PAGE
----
Ceremonies and Sundays

Michael Metzger

To imagine what the church in exile looks like, consider a trend in wedding ceremonies. Or read what most Americans do on Sunday.

For many Christians, it’s hard to imagine what the church in exile looks like. An exile is an outsider. The church in exile means American Christianity operates outside the arenas where cultures are mostly made. It’s an outsider. But what does that look like?

Look at wedding ceremonies. According to wed­ding-plan­ning web­site Wed­ding-Wire, only 25 percent of today’s cou­ples mar­ry­ in a re­li­gious in­sti­tu­tion or ceremony. This is according to a re­cent sur­vey of 18,000 cou­ples. Most get married apart from any recognition that Christianity has something meaningful to contribute to marriage.

This is especially true for millennials and GenZ. Most want cus­tomized ceremonies created from scratch. Couples out-sourc­e vows to on­line consultants who typically have little knowledge of the Christian tradition. They’re often asked to of­fi­ci­ate the wed­ding.

Or consider what an increasing number of Americans do on Sunday. Years ago, I started reading the “Sunday Routine” in the New York Times. I’ve yet to read of anyone going to church. For example, take a look at how Candace Bushnell spends her Sundays.

Bushnall is best known as the creative force behind “Sex and the City.” She lives in a one-bedroom apartment on Manhattan’s Upper East Side. Sundays start with “poodle time” (Pepper and Prancer), then reading (“news binge”), writing, yoga, leisure, dining, and errands. No mention of ever going to church.

Or consider Anne Welsh McNulty, a former managing director at Goldman Sachs. She’s now the chief executive of the McNulty Foundation, focused on locating and nurturing the next generation of leaders. In the last three years alone, the foundation has given more than $18 million to organizations with that goal in mind. McNulty is looking for individuals seeking to address seemingly intractable problems. How does she spend her Sundays? Reading, relaxing, dining, and spending as much time as she can with her three grown children. No church in the picture.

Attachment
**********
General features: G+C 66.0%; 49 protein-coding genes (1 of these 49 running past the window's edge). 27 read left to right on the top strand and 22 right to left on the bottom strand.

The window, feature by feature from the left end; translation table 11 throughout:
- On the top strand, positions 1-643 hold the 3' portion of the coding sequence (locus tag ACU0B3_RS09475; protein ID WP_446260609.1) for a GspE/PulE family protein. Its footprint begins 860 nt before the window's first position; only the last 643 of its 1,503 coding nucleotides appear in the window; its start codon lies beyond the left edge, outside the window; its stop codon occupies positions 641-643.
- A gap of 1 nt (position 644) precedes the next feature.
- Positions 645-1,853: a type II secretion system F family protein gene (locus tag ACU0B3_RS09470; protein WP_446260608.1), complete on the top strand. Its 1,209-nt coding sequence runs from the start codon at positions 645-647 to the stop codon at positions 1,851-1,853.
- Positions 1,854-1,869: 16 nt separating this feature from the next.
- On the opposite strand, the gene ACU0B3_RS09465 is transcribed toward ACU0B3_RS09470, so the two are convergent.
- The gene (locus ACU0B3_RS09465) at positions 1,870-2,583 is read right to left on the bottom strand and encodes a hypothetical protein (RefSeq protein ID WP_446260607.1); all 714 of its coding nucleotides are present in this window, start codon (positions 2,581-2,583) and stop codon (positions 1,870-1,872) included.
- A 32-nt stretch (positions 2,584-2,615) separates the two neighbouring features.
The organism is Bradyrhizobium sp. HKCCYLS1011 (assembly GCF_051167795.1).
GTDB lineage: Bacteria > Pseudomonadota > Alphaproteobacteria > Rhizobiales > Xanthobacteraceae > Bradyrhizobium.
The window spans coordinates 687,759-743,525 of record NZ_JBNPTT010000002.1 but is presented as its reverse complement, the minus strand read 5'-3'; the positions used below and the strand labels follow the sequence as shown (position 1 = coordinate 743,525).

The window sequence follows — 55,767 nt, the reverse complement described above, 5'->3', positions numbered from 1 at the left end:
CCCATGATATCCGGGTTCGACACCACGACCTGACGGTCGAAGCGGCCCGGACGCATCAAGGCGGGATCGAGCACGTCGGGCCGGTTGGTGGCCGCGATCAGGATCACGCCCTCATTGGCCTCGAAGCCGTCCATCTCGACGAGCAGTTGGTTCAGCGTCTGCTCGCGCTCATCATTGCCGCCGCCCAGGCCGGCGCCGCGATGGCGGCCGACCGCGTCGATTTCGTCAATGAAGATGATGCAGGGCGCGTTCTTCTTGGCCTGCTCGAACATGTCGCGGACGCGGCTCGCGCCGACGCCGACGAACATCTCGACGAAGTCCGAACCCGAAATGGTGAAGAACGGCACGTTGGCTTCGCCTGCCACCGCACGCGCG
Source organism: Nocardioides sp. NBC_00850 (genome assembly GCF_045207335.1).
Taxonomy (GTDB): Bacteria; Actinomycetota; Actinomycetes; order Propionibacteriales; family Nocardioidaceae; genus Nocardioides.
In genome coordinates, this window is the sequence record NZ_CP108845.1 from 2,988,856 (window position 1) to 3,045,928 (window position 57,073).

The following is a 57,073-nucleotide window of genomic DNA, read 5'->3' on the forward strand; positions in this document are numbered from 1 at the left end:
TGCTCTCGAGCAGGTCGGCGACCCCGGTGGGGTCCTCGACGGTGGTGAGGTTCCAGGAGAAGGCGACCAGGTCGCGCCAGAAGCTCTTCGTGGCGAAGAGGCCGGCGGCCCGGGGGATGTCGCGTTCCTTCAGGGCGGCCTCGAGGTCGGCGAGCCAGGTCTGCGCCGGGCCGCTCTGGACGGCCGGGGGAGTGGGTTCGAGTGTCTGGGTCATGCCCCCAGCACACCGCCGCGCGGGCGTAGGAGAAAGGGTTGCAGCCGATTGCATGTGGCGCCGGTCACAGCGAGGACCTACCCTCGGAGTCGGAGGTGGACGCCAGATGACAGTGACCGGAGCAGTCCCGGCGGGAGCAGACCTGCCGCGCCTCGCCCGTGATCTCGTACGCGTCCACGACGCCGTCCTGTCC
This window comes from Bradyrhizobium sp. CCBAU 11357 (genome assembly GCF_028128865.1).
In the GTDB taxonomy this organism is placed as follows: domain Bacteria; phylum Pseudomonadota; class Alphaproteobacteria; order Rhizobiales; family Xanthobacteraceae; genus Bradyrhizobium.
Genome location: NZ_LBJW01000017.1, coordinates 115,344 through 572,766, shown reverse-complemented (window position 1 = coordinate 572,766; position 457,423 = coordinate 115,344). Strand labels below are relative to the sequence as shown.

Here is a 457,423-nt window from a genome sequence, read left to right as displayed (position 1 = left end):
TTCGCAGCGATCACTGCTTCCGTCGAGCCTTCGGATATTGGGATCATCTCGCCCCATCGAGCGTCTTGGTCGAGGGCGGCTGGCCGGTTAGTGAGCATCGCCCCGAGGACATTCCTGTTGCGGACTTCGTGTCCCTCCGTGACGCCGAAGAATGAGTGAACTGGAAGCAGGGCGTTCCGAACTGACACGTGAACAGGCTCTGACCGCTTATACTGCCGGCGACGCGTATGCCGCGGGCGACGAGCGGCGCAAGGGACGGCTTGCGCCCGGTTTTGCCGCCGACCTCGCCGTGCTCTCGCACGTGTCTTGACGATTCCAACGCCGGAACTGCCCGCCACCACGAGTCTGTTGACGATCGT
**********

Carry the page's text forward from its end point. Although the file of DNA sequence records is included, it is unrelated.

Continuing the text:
Or consider Tracy Pollan. She lives in Manhattan’s Upper East Side with her husband, the actor Michael J. Fox, their daughter, Esme, 17, and their Great Dane mutt, Gus. Sundays are about enjoying the city. “We’re super active as a family and get out and explore.” No mention of ever exploring a church.

I realize the New York Times can be a bit biased when it comes to the church. But you’d think that somewhere, somehow, at some time, someone would merit a story about going to church on Sunday. I bet some of the city’s influentials do, but to date, none have been highlighted in what Gawker says is “the best part of the Sunday paper.”

I experienced this firsthand as a consultant for an international company. I would occasionally travel to New York City where some of its innovation lab people work. Over lunch one day, I mentioned a number of churches in the city trying to solve problems in the workplace. I asked which ones they had heard of. None.

This is what the church in exile looks like. It means Western Christianity is largely outside the arenas in which the greatest influence in cultures is exerted. We can help the homeless but don’t help Whole Foods.

I’m encouraged that a few Christians feel exile. There are young leaders like Pat. He works for an international sportswear company in Baltimore. Pat will tell you God-talk would be a very awkward in his company. Pat and I are working on reframing the faith so that his company might one day take the gospel seriously.

America’s influentials—whether in New York or elsewhere—have forgotten what happened in 321AD. The church established Sunday as a day off for worship. No more working seven days a week. But that was then. This is now. Sunday is a day for everything but worship. If you doubt it, look at trends in wedding ceremonies. Or read the “Sunday Routine” in the New York Times. Let me know when the word “church” appears.


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  1. I am afraid you are dead on, Mike. And after NFL season begins in a few weeks, “church” becomes even less of an option on any given Sunday.

  2. Mike, in your experience, how common is it for Christians to deny that the church is in exile as you’re saying?